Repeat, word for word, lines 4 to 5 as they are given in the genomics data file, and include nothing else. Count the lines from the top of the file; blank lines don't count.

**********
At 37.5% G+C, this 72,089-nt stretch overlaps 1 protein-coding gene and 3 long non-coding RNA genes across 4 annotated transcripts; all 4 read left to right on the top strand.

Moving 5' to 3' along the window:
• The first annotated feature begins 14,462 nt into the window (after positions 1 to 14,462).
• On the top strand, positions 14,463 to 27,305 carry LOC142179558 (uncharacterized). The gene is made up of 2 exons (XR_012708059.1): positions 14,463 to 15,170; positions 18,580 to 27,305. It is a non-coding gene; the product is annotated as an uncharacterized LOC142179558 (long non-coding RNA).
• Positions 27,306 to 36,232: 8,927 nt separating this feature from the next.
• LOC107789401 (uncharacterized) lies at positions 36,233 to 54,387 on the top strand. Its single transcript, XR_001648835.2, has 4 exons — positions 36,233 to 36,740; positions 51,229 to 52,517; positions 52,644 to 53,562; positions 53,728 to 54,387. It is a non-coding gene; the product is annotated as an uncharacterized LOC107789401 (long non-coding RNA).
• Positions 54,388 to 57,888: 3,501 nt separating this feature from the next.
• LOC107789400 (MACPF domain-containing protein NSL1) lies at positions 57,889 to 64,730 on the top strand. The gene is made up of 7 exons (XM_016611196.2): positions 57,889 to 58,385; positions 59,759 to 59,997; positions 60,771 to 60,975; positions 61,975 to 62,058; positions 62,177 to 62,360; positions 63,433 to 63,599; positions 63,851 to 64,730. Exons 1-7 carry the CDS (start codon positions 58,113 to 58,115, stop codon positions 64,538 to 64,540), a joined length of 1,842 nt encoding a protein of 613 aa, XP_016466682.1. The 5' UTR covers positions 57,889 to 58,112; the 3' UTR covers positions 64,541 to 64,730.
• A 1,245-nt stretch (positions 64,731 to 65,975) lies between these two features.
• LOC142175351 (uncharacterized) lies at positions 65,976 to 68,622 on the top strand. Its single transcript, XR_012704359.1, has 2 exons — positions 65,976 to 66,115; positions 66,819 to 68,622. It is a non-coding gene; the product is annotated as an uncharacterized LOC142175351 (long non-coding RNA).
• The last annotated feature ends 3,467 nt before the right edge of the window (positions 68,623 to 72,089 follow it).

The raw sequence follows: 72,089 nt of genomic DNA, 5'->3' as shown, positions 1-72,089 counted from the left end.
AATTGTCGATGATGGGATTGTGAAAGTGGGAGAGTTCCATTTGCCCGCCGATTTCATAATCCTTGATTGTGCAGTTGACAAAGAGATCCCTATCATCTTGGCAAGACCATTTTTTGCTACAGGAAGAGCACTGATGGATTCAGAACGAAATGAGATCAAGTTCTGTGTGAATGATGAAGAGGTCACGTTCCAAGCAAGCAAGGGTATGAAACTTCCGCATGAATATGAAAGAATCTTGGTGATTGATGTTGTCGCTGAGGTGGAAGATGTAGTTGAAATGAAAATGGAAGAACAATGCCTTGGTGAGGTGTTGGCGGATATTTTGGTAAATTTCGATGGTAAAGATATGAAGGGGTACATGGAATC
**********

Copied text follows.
• On the top strand, positions 14,463 to 27,305 carry LOC142179558 (uncharacterized). The gene is made up of 2 exons (XR_012708059.1): positions 14,463 to 15,170; positions 18,580 to 27,305. It is a non-coding gene; the product is annotated as an uncharacterized LOC142179558 (long non-coding RNA).
• Positions 27,306 to 36,232: 8,927 nt separating this feature from the next.